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Austin Defense Lawyer: Travis County, Austin Should Move Forward With Sobriety Center
Travis County and Austin have given preliminary approval for establishing a "sobriety center," which would allow officers to drop off suspects of public intoxication rather than process them in jail. Austin defense lawyer Kevin Bennett comments.
Austin intoxications crimes defense lawyer Kevin Bennett said building the center is a good idea, and the local governments should move ahead with the project.
"As a society, we desperately need to incarcerate fewer people, and the sobriety center is a step in the right direction," he said. "The sobriety center puts resources where they need to be, keeping dangerous criminals off the street."
While the county and the city would have to establish procedures for the center, most sobering centers allow police who apprehend people in public places, like Sixth Street, who are alleged to be intoxicated and take them to the center. Typically, the centers have large rooms with several beds where people can "sober up." They usually have access to water to hydrate, and medical personnel are present to assist anyone who needs it. They are released several hours later.
Those sent to the sobering center may still receive citations for public intoxication, minor in consumption and other nonviolent offenses related to alcohol. Most are Class C misdemeanors, punishable by a fine up to $500 and eight to 12 hours of community service for a first offense.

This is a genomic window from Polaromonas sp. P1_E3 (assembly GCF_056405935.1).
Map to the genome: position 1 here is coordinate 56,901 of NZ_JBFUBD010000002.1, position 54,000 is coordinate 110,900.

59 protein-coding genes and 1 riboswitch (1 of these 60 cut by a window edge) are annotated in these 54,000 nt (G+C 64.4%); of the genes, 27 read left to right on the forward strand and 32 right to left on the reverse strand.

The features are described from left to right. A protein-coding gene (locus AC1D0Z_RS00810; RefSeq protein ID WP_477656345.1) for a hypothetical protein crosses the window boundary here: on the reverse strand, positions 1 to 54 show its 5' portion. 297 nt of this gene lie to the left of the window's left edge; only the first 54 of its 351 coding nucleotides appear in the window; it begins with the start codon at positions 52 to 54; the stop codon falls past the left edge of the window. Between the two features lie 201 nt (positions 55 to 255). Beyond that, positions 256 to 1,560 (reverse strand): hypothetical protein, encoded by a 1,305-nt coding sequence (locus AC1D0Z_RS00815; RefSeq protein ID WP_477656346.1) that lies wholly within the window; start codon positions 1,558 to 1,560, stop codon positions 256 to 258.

The citation will have a court date. The person charged's best option is to seek the assistance of a defense attorney to resolve the charges, Bennett said. A so-called "minor charge" can have serious consequences. Like any other criminal charge, it must be proved beyond reasonable doubt, and a lawyer can help show the reasonable doubt.
Most people arrested for public intoxication are not dangerous, Bennett said. However, police use significant time taking them to jail and booking them, where they then eat up jail staff time. The sobriety center can significantly reduce that waste of resources, Bennett said.
Sobering centers also assist with other important public policy concerns. The American College of Emergency Physicians has endorsed them because the centers reduce the number of homeless alcohol-dependent people that arrive in emergency rooms, especially among the homeless population. Nearly one to five percent of ER visits are alcohol-related, according to the ACEP.
According to data collected by ACEP, many clients of sobering centers are repeat clients. For instance, out of 4,450 client encounters at the San Francisco Sobering Center, there were only 1,500 unique clients.
"This is an excellent proposal and solid criminal justice policy," Bennett said. "Austin and Travis County should move forward with it."
Kevin Bennett, of the Law Office of Kevin Bennett, is an Austin criminal defense lawyer (http://www.kevinbennettlaw.com/